ENERGY STAR®: A voluntary, government-backed labeling program that promotes energy-efficient consumer products and homes. Developed in 1992, ENERGY STAR helps businesses and consumers easily identify energy-efficient homes, buildings and products such as major appliances, office-equipment, lighting and home electronics. (Yudelson)
Typically ENERGY STAR certified products use 20%-30% less energy than is mandated by federal standards.
Reviewed by the EPA, products that meet energy requirements based on the following principles are given the ENERGY STAR rating:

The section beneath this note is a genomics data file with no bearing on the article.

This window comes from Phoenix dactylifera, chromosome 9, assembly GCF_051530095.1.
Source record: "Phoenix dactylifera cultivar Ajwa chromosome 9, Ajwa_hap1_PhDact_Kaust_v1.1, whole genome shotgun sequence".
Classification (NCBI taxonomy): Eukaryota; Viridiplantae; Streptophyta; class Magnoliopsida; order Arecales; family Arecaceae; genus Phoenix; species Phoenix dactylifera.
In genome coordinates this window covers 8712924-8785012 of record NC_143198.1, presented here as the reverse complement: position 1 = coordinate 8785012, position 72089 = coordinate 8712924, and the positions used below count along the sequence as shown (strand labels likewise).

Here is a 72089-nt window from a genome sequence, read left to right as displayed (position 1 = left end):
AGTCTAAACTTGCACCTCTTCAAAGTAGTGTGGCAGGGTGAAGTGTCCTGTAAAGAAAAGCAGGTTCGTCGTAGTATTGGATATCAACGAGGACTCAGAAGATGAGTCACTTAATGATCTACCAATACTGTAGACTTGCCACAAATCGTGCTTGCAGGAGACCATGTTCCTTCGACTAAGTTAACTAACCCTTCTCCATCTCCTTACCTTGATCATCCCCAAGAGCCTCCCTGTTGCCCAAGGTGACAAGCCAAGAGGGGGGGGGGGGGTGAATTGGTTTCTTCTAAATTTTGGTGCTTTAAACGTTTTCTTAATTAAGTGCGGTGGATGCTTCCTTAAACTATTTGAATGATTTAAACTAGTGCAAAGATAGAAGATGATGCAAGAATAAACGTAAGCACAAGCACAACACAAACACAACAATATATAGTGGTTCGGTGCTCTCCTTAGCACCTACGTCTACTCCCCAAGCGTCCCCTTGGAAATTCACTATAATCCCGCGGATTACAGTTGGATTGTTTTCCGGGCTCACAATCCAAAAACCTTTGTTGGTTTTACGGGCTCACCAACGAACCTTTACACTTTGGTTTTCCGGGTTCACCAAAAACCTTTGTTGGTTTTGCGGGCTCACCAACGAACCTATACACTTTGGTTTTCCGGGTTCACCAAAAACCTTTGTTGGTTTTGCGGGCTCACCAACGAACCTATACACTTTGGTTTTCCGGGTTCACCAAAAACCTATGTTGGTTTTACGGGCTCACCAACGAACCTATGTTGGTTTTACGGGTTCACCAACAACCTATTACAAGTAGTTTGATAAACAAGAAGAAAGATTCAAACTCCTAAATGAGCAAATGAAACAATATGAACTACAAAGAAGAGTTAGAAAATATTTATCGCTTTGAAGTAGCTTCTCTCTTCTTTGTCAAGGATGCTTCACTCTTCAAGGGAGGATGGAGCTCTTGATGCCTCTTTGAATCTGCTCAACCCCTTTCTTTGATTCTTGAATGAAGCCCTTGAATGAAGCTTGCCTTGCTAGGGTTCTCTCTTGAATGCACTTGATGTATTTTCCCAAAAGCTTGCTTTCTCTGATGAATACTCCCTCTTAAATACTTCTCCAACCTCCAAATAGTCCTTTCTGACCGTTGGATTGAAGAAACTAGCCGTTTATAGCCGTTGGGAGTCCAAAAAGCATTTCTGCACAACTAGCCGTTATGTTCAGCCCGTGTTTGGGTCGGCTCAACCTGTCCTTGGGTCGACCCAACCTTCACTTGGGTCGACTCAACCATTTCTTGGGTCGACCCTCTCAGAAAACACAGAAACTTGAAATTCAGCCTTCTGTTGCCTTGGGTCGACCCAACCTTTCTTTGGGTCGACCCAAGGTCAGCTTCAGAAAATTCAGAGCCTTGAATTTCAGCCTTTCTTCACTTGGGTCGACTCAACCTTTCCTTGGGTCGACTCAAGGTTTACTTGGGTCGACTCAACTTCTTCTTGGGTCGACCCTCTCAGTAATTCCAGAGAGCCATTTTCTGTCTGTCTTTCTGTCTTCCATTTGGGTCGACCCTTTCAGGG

- Product categories must contribute significant energy savings nationwide
- Qualified products must deliver the features and performance demanded by consumers, in addition to increased energy efficiency
- If the qualified product costs more than a conventional, less-efficient counterpart, purchasers will recover their investment in increased energy efficiency through utility bill savings, within a reasonable period of time
- Energy efficiency can be achieved through broadly available, non-proprietary technologies offered by more than one manufacturer
- Product energy consumption and performance can be measured and verified with testing
- Labeling would effectively differentiate products and be visible for purchasers
Every few years, the selection criteria are updated as products, performance requirements and federal standards change.